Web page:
How does a white playwright do their bit for diversity? That's the problem Deborah Pearson faces down in Made Visible - an attempt to offset her own privilege that is doomed to failure from the start.
For someone to be made visible, someone else has to make it so. Those pushed to the margins of a culture cannot necessarily carve out space in its centre. Instead, someone with an existing platform has to invite their issues and their voices in. Cue cultural appropriation and inauthenticity.
Pearson recounts (or concocts) an encounter on a park bench with an older woman in a saari, Ila (Mia Soteriou). They're both neighbours and strangers, from the same part of the city but different walks of life. It takes a chance encounter for them to cross paths - "almost too much like a play, but a really bad play."
It's a tricksy, self-conscious piece. Pearson is played, quite uncannily, by Haley McGee, and constantly caveats her own writing. As well as faux-pas within the fiction, gabbling the word Gujarati for instance, she comes unstuck as a writer. Even the most honest account of the exchange is still her account, one that places Pearson at the centre, puts words in Ila's mouth and confines an Indian actress to another exoticised bit-part in traditional dress.
How to counter all that? The two actors swap parts - McGee struggling with a saari, both practically and conceptually - and wrestle with the writing. The arrival of a third character Ayesha (Anjali Mya Chadha), a British muslim, also Gujarati, compounds the conundrum.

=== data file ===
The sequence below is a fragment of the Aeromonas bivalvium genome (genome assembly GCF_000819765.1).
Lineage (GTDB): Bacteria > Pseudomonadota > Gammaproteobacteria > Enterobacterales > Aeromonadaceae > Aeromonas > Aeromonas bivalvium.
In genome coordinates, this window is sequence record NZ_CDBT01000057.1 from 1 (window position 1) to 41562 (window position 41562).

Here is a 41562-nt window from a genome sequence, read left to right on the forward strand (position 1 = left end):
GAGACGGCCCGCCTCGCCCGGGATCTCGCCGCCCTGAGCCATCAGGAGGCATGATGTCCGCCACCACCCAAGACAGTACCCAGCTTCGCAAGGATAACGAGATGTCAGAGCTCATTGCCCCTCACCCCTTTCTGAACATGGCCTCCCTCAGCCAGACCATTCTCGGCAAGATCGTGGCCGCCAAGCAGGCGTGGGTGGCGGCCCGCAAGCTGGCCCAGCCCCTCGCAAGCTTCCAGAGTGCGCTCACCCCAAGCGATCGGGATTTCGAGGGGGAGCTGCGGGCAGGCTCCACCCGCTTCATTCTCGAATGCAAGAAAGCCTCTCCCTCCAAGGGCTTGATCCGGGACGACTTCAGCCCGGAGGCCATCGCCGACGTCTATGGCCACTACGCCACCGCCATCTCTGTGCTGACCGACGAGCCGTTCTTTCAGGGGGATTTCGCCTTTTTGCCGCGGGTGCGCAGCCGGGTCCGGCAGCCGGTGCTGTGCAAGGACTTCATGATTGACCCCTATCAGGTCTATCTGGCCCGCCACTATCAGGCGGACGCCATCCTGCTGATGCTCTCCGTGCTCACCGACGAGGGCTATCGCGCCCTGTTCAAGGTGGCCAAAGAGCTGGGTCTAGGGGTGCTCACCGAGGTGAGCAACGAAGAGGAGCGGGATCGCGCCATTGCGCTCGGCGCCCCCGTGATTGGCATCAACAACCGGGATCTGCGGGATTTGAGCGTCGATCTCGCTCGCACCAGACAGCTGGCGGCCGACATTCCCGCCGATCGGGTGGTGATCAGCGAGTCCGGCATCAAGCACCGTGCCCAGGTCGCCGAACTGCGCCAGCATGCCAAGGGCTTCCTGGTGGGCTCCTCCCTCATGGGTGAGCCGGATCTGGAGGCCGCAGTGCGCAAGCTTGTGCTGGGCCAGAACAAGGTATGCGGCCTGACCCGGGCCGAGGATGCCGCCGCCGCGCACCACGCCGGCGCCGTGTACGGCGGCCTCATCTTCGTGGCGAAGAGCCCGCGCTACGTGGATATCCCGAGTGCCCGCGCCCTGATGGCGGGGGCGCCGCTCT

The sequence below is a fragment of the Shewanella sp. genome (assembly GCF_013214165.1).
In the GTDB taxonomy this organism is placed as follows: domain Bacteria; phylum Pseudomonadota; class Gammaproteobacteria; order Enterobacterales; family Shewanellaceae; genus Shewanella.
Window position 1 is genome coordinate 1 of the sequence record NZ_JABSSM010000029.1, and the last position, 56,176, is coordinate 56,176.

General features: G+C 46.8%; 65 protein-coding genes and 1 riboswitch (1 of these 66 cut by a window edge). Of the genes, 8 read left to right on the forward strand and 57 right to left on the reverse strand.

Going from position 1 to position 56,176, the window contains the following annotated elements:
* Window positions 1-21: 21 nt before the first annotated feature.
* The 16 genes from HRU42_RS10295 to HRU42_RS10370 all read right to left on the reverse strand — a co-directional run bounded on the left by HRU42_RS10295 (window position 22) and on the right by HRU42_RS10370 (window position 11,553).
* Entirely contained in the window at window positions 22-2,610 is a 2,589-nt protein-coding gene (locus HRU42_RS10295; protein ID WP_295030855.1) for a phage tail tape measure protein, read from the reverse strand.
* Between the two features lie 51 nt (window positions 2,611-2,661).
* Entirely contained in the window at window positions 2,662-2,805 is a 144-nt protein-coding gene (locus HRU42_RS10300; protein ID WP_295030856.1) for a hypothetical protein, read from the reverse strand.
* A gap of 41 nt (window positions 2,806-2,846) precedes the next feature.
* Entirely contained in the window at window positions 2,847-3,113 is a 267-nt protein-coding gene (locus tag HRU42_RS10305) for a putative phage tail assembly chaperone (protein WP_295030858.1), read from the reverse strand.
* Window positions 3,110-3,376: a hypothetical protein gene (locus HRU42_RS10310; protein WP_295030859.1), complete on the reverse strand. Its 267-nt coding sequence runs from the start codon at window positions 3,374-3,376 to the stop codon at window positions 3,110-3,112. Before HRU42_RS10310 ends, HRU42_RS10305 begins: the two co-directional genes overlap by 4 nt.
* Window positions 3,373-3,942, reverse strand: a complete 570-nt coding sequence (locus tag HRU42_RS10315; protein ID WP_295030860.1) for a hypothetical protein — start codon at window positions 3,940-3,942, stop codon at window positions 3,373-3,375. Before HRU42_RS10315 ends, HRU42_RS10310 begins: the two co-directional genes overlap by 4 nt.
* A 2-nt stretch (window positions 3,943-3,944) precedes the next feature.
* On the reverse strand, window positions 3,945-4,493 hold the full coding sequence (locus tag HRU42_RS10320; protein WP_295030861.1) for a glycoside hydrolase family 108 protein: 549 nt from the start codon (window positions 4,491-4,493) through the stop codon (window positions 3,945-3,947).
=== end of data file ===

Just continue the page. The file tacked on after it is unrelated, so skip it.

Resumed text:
Of course, it's inescapable - one contrivance on top of another. The actors' asides are just as scripted, just as artificial and inauthentic, as their characters' dialogue, and even when Pearson gives them space to speak freely, opening the script up for interjections and objections, she dictates the terms - one minute, stop - and frames the debate. In the end, all she can speak of is white privilege itself.
However, the point isn't the solution, but the struggle. Pearson exposes - makes visible - the privilege of cultural norms that's so often and so easily overlooked. To do so, she has to problematize it.
That's like watching the world's worst escapologist. Pearson puts herself in a bind and, in attempting to wriggle free, only ties herself in knots. However, rather than enjoying its own failure - and I can't understand why Pearson isn't playing herself, squirming to safeguard her own political correctness - Stella Odunlami's production becomes rather po-faced. It's caveats are not clownish, but pernickety - the constant cavils that becalm council meetings the world over. All credit to Pearson for taking a serious issue seriously, but at a certain point I noticed my teeth had gritted themselves.
In the end, the struggle is simply not enough. If Pearson can't write the play that affects the change she advocates, why not just find another mode of working? Clear the space for other artists. Produce their work and promote it. Pearson falls foul of her own paradox. Put simply: what else could have staged in its stead? What - and who - is it blocking out?
Made Visible runs at the Yard Theatre until 9 April.